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A few times now, I have flagged a post for not having enough details and later needed to flag it for something else. If the user updates their post to add detail, I'll often retract the flag. Sometimes though, the users new details make it obvious that the problem is a duplicate for instance. However, now that I have already flagged it and retracted it for something else, I can't flag as a duplicate. Why? could we change the current system to allow this?

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    This is consistent with how close-votes work, which isn't surprising, as the system handles both close-flags and close-votes very similarly. In general, the guideline is to just leave the close-flag or close-vote active unless the question should no longer be closed. The caveat to that for close-votes is you may choose to retract the close-vote if you see the question will be closed for a reason which the OP might find confusing. That can be handled by either: leave a comment that a different close reason applies, or retract the close-vote and hope a now-appropriate reason is used by others. – Makyen Jan 9 at 18:06
  • DoS attack counter-measure, probably. – Hans Passant Jan 9 at 18:11
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    For discussion of why you cannot vote to close for a different reason, see here. See here for changing the close reason. Also related: this and this. As Makyen said, close votes and flags are handled nearly identically by the system. – Cody Gray Jan 9 at 18:32
  • @CodyGray A followup question, if you will: One of the above references talks a lot about the close reason not mattering, which I don't fully understand. I don't have enough rep yet to know how the close system works, but I doubt that people looking at a post flagged for not enough info are going to go look for a duplicate answer, no? They'll just vote not to close it as there is info. – Laif Jan 9 at 18:35
  • @CodyGray All of these discussions are also quite old, definitely think this is a case worth reopening. – Laif Jan 9 at 18:39
  • The close review queue is going to present all of the close reasons chosen, whether from votes or flags, to the reviewer, so if at least one person chose that option, then yes, it will be considered by all subsequent reviewers. We do ask that reviewers look at all of the problems with a question when they are reviewing, so even if you flag as "too broad", but someone thinks it's actually "off topic", they'd still vote to close the question. In fact, we recommend that people vote to close for whichever reason they think is most appropriate, not just blindly follow the leader. – Cody Gray Jan 9 at 18:39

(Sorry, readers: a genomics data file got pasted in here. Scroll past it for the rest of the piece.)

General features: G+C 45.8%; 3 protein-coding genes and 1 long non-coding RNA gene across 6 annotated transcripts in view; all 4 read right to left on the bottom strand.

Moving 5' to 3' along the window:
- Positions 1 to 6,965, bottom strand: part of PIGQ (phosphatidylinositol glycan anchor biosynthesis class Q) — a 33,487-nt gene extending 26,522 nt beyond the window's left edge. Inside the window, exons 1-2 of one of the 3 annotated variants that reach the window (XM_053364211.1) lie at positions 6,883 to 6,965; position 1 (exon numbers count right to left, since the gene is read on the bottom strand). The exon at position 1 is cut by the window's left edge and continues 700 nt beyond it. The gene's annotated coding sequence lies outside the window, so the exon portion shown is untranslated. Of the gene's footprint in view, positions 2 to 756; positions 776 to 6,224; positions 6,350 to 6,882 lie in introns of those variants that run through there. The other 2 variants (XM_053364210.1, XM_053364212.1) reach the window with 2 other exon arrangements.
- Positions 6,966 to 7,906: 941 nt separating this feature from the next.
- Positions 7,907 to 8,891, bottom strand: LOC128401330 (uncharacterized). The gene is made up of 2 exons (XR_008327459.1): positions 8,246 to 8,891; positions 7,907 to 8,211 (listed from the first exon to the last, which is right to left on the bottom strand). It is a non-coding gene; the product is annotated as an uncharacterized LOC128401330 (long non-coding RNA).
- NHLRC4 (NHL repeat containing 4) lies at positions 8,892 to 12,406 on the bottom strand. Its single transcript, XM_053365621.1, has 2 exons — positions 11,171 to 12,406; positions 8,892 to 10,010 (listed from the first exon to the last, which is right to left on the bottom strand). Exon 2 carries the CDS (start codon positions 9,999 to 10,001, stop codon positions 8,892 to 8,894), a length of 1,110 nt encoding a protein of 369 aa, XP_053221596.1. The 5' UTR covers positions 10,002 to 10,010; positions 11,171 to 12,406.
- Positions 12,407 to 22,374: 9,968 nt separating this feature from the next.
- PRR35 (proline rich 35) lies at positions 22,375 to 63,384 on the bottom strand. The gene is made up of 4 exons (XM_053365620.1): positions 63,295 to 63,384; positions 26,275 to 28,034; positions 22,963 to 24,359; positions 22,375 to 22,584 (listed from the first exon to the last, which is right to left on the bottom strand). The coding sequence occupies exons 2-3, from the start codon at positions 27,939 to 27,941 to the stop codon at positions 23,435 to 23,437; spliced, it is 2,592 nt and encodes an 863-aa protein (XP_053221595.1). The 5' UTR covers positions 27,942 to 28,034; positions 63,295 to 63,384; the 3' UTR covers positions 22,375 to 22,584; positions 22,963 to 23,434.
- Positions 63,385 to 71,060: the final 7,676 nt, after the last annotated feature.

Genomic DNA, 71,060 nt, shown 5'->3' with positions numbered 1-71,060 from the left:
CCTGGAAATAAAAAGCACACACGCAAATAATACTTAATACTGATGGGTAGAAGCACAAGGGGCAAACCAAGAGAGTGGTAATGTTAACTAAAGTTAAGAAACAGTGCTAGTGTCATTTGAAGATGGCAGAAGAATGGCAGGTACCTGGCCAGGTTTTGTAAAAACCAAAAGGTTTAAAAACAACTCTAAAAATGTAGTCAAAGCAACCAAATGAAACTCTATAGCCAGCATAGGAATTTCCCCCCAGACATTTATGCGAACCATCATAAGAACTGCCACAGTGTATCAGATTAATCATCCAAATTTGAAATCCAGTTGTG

• Flagging/closure as duplicate is perhaps a bird of a different color, since you have to actually go looking for a duplicate. Reviewers are less likely to do that without prompting. You can help prompt them by leaving a comment like the system would have done for a real duplicate vote. Something like, "Possible duplicate of <link>" – Cody Gray Jan 9 at 18:39
  • @CodyGray I understand the system I suppose, just seems flawed to me, or at least could be improved upon in a substantial way. – Laif Jan 9 at 18:40
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    It may well be. Note that I did not close this question as a duplicate. I don't think any of those previously-linked discussions are actually duplicates, and I do agree that it is perhaps worth reconsidering. I do think that the system is slightly flawed in this regard, and certainly has room for improvement. But, realistically speaking, don't hold your breath waiting for it to be so improved. In the mean time, hopefully understanding how it does work will let you use it as effectively as possible. – Cody Gray Jan 9 at 18:41
  • @CodyGray it absolutely does, thanks for your input :) – Laif Jan 9 at 18:42
  • @Laif if it helps, if I see a question that seems to lack details, I try to ask for them in a comment. I'd come back to the question some time later (say,10-30 minutes. Sometimes an hour or two) and then cast any votes, if appropriate. So, if there has still been no change, I'd go for a vote for that. If the question has been updated but is now a dupe or a typo or falls under any other close reason, I vote for that. I try to make a judgement call - some questions just don't seem like they need extra time for details, so I'd vote immediately. – VLAZ Jan 9 at 21:55
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    @VLAZ If a question is missing essential details, you should not be waiting any length of time to vote to close. There is no purpose in waiting, and in fact, it’s actively harmful, as it decreases the odds that the question will get closed. You can still leave a comment clarifying exactly what is missing. And if/when that information is added, you can always reopen when you check back. – Cody Gray Jan 9 at 23:09

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